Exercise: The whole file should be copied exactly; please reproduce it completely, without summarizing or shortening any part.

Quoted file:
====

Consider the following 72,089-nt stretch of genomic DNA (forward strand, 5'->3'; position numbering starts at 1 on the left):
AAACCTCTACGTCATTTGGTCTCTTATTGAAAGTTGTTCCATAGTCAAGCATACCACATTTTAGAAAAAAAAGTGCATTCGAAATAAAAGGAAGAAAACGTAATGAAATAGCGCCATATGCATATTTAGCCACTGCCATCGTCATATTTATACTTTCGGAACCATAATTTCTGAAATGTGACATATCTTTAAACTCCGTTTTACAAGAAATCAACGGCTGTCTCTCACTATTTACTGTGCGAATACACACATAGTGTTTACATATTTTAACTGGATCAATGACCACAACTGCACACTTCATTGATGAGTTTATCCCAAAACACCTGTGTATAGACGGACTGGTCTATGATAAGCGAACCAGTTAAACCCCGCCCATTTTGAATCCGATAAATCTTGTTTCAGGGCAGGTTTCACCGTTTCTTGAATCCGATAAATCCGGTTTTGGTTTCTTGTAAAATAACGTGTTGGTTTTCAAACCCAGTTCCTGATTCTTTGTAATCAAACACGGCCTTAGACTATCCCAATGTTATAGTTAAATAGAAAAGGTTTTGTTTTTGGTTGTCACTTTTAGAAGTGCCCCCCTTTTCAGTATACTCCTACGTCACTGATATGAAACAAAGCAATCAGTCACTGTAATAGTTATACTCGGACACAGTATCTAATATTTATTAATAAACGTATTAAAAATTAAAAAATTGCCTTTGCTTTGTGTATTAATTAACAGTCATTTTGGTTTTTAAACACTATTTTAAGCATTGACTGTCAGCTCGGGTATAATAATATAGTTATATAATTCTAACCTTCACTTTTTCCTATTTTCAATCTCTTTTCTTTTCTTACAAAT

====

Consider the following 72,089-nt stretch of genomic DNA (forward strand, 5'->3'; position numbering starts at 1 on the left):
AAACCTCTACGTCATTTGGTCTCTTATTGAAAGTTGTTCCATAGTCAAGCATACCACATTTTAGAAAAAAAAGTGCATTCGAAATAAAAGGAAGAAAACGTAATGAAATAGCGCCATATGCATATTTAGCCACTGCCATCGTCATATTTATACTTTCGGAACCATAATTTCTGAAATGTGACATATCTTTAAACTCCGTTTTACAAGAAATCAACGGCTGTCTCTCACTATTTACTGTGCGAATACACACATAGTGTTTACATATTTTAACTGGATCAATGACCACAACTGCACACTTCATTGATGAGTTTATCCCAAAACACCTGTGTATAGACGGACTGGTCTATGATAAGCGAACCAGTTAAACCCCGCCCATTTTGAATCCGATAAATCTTGTTTCAGGGCAGGTTTCACCGTTTCTTGAATCCGATAAATCCGGTTTTGGTTTCTTGTAAAATAACGTGTTGGTTTTCAAACCCAGTTCCTGATTCTTTGTAATCAAACACGGCCTTAGACTATCCCAATGTTATAGTTAAATAGAAAAGGTTTTGTTTTTGGTTGTCACTTTTAGAAGTGCCCCCCTTTTCAGTATACTCCTACGTCACTGATATGAAACAAAGCAATCAGTCACTGTAATAGTTATACTCGGACACAGTATCTAATATTTATTAATAAACGTATTAAAAATTAAAAAATTGCCTTTGCTTTGTGTATTAATTAACAGTCATTTTGGTTTTTAAACACTATTTTAAGCATTGACTGTCAGCTCGGGTATAATAATATAGTTATATAATTCTAACCTTCACTTTTTCCTATTTTCAATCTCTTTTCTTTTCTTACAAAT